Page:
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From "The Trouble With Elections: Everything We Thought We Knew About Democracy is Wrong," Chapter 7.1
Delegate vs. Trustee
Hanna Pitkin’s 1967 book The Concept of Representation is a foundational book for many political scientists. A key point that she makes is that there are many different kinds of representation, with different functions and expectations. Representation typically involves some principal (whether an individual or group or other thing), and an agent (the representative.) Representation may be formal (with authorization and accountability), symbolic, descriptive (resemblance), or substantive (action taken). Electoral representation is primarily concerned with the formal and substantive aspects. The proper role of an elected representative has been a topic of debate for centuries, and that role remains ambiguous today.
One of the quandaries in the realm of electoral representation is whether a representative should act as a “delegate” who faithfully transmits the opinions and wishes of their constituents into the legislative body, or should serve more as a trustee, exercising independent judgment, free to vote as they think is best for the welfare of either the constituents, or the nation as a whole. After all, representatives might gain information and insights that their constituents don’t. In 1789 France, the representatives of the Third Estate (the commoners) were intended to be delegates, but they quickly took on a different (revolutionary) role.
The person most commonly associated with this debate is Edmund Burke, a political theorist and member of the British Parliament. Born in Ireland in 1729, he moved to England and ended up representing various different districts as an MP. He was seen as a friend of the American revolutionaries and Ireland, though a severe critic of the French revolutionaries. While he did not favor democracy, nor giving average citizens the vote, he was a stalwart advocate of a representative government among the well-to-do. Burke famously argued that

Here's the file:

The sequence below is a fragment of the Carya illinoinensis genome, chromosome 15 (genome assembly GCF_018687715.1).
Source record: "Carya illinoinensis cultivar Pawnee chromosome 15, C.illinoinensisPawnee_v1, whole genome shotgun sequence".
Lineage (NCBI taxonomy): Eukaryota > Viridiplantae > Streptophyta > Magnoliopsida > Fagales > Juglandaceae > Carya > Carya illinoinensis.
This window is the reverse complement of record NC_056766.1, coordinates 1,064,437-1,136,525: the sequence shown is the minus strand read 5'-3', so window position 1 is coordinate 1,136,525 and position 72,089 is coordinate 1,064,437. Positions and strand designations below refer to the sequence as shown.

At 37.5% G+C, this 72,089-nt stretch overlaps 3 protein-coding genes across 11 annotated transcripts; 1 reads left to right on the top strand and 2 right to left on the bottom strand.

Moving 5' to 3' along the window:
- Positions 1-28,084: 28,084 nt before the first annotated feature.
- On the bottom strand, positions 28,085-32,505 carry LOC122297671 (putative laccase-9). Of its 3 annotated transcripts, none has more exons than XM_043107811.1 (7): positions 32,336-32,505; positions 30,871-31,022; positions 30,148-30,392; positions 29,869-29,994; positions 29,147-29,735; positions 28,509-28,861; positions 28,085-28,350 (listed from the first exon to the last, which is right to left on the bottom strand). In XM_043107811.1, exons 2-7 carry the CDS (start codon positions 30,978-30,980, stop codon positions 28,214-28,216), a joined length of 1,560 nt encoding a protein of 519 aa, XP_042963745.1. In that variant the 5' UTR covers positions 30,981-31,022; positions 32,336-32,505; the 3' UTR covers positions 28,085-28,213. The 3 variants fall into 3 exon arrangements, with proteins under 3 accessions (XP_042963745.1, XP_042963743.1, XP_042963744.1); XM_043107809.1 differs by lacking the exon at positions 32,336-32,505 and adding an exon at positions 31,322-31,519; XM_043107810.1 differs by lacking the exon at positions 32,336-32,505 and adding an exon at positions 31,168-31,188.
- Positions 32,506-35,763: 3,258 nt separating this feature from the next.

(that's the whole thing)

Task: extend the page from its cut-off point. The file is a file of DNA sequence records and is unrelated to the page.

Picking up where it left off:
“Your representative owes you, not his industry only, but his judgment; and he betrays instead of serving you if he sacrifices it to your opinion.”
What is the purpose of legislative debate if representatives are mere delegates, locked into their positions? Those attending the US Constitutional Convention were referred to as “delegates,” but certainly did not see their role as merely transmitting the views of their respective state legislatures. As Madison argued, no “delegate” there could confidently state what view his constituents might have today, or six or twelve months hence, nor what they would think if they possessed the information and insights the members in attendance might gain. Thus, he argued, even the dictates of the amendment process specified in the Articles of Confederation, or the wishes of the state legislators should not restrict the Philadelphia convention representatives: “We ought to consider what was right and necessary in itself.”